Sunday, February 16, 2014

Wicked cycle: Prosecutor doesn't take rape seriously; public outcry over the prosecutor's lapses; prosecutor finds sacrificial lamb to charge to quell the public outcry

The Department of Justice claims it has substantial evidence that the Missoula County Attorney's Office in Montana systematically discriminates against female sexual-assault victims. See here.  The public outcry over that prosecutor's practices has been percolating for many months, and we fear that it led him to charge a college football star who should not have been charged. Even the prosecutor admitted: “I can’t say the atmosphere in Missoula didn’t operate in my mind somewhere” as he considered whether to file the charges. After the trial, which the prosecutor devoted inordinate resources to win, an alternate juror went on the record and said "there was no evidence" to support the charges against the football player.  Read about that disturbing case here.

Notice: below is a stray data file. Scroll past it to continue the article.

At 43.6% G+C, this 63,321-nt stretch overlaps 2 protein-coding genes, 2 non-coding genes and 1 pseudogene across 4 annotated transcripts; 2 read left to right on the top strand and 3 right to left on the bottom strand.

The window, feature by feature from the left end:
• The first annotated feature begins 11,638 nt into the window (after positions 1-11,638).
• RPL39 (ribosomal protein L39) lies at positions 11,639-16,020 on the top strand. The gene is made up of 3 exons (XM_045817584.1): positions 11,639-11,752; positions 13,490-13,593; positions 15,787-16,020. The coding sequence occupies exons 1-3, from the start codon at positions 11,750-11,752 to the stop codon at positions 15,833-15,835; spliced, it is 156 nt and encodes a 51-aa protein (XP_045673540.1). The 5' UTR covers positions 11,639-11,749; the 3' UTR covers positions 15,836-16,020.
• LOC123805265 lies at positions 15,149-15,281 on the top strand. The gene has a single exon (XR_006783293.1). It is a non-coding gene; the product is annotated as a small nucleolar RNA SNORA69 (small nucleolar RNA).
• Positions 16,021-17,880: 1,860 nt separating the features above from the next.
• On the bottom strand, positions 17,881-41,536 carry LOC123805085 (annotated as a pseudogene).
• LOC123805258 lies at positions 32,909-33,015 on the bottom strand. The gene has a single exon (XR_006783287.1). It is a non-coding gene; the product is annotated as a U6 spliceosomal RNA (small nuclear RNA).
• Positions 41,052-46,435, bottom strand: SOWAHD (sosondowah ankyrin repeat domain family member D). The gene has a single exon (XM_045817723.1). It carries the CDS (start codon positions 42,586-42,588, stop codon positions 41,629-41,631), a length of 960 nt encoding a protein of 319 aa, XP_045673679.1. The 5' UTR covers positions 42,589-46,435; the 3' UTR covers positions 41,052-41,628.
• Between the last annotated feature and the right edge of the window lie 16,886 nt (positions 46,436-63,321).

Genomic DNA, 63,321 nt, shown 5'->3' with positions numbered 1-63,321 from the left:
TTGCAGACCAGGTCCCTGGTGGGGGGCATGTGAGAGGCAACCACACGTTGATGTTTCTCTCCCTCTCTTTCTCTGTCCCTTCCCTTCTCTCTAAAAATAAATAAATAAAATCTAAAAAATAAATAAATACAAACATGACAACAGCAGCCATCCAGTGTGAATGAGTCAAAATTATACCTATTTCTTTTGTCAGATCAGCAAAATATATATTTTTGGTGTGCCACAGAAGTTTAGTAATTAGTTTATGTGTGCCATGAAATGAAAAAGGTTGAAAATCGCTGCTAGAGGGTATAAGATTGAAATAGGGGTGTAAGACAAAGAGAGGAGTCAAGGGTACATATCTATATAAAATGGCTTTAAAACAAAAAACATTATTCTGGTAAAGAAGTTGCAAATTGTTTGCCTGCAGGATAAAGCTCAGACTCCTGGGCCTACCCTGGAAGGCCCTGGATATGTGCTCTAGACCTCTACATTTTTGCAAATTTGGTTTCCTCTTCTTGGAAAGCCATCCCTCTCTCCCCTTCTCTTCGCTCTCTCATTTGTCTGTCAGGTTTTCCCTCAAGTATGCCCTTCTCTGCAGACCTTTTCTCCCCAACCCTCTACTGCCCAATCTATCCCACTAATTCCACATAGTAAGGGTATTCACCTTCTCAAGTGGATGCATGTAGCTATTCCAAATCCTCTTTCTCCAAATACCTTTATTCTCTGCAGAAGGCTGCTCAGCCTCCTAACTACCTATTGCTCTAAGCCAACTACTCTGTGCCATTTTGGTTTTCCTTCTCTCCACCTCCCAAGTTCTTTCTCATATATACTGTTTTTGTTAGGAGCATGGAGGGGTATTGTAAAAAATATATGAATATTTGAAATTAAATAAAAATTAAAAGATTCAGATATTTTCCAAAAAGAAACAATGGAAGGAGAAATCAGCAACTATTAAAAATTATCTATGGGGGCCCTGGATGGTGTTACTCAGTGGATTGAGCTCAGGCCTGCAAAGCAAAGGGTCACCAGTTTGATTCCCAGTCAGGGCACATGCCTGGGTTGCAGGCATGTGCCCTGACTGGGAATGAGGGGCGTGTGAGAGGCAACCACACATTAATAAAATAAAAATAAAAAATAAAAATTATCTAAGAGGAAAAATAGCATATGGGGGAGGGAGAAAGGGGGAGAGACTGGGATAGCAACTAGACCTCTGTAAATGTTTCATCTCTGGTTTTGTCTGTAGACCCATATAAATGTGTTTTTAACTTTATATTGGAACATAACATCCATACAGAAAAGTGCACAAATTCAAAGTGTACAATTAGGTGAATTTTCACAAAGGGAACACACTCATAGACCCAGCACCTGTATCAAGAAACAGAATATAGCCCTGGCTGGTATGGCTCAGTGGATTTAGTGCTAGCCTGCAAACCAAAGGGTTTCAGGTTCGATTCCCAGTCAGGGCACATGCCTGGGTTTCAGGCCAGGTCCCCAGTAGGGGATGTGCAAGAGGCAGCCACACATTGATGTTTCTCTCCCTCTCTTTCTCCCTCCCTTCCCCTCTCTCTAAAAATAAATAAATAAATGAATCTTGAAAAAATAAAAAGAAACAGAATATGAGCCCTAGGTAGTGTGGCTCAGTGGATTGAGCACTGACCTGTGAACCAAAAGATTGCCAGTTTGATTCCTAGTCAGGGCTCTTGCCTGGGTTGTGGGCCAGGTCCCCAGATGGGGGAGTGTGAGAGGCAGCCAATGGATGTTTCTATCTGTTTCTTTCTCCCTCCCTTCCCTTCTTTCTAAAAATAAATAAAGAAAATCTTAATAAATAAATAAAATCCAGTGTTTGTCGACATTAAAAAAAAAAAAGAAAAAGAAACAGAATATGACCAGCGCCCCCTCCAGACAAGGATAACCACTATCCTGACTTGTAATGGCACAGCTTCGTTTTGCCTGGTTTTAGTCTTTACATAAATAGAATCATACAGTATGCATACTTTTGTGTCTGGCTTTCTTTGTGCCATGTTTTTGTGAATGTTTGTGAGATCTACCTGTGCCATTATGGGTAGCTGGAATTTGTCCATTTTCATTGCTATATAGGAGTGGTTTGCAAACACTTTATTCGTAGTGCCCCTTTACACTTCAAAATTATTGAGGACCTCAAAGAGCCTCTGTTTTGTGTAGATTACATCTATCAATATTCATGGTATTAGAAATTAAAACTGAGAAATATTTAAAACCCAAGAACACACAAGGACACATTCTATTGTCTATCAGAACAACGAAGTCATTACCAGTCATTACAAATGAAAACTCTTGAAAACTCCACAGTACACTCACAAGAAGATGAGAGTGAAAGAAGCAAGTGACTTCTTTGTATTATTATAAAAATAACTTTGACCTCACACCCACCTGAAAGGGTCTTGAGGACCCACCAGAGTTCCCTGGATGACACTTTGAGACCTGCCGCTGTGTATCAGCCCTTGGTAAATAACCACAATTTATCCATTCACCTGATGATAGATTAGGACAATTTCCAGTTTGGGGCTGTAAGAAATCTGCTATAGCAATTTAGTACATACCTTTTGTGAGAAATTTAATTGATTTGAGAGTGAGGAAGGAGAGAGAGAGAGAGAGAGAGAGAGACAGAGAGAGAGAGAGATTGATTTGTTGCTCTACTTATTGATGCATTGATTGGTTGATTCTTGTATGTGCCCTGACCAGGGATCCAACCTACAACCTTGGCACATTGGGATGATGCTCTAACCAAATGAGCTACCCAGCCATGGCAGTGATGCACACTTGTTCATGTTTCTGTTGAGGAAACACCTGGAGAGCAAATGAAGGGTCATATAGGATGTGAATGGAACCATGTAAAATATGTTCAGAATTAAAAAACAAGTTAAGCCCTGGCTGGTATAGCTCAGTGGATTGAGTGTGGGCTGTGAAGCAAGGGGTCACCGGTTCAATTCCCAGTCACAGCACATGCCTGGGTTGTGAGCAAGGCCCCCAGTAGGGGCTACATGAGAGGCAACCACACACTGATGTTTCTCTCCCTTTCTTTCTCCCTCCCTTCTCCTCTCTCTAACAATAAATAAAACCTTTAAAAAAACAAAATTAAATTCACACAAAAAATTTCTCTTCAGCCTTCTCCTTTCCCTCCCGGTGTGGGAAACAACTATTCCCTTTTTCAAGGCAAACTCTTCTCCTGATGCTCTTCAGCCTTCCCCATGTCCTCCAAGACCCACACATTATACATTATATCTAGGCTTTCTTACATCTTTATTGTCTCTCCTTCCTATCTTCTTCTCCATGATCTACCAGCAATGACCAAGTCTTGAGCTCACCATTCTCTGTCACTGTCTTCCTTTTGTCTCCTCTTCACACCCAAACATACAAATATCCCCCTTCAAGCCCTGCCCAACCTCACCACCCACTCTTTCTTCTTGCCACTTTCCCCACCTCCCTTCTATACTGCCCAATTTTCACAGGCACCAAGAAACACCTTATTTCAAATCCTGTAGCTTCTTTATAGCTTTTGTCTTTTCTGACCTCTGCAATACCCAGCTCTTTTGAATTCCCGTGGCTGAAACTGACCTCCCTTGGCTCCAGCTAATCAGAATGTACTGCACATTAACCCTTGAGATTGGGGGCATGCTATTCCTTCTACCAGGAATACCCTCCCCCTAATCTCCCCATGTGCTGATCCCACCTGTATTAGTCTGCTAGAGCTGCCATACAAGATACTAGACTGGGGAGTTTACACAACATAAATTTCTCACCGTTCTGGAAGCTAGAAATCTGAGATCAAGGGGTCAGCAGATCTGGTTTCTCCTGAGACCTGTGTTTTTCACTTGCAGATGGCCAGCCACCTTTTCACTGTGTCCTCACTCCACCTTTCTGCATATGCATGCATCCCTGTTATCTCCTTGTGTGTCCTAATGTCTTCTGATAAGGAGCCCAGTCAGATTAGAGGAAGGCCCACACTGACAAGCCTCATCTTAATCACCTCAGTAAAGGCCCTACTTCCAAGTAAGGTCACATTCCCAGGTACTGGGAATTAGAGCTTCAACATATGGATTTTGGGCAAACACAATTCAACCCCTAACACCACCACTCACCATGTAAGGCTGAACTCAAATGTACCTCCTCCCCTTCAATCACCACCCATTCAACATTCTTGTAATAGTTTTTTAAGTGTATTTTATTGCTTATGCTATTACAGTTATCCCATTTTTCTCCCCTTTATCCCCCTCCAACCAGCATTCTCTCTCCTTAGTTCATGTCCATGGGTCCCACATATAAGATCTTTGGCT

In Great Britain, there is strong indication that a witch-hunt of male celebrities is afoot as the Crown Prosecution Service attempts to atone for perceived past failures to nail purported serial sex predator Jimmy Savile. Read about it here.

In the military, there is a public outcry over a perceived lack of concern about sexual assault, and that outcry puts pressure on authorities to find sacrificial lambs. See here.

It is a disturbing pattern that is at the heart of too many injustices we report on. Innocence Project guru Mark A Godsey has said that "the risk of wrongful conviction is the highest when there’s public outcry. Most of the exonerations and wrongful convictions have occurred in rape cases."

A rape witch-hunt is never justifiable. But rape hysteria is sometimes fomented over a legitimate perception that rape is tolerated. While the public recoils at the thought of prosecuting an innocent man, the public also has no tolerance for rape or patience for prosecutors who tolerate it. The public wants rapists behind bars and the innocent to be spared prosecution. It is a tough balance.

Ironically, one way to minimize rape hysteria is to insist that prosecutors diligently and fairly prosecute rape cases. If the public perceives that rape is taken seriously, the chances of a public outcry about rape that tempts prosecutors to charge innocent men is lessened. Accordingly, prosecutors who turn a blind eye to rape are no friends of the wrongly accused. They are part of the problem.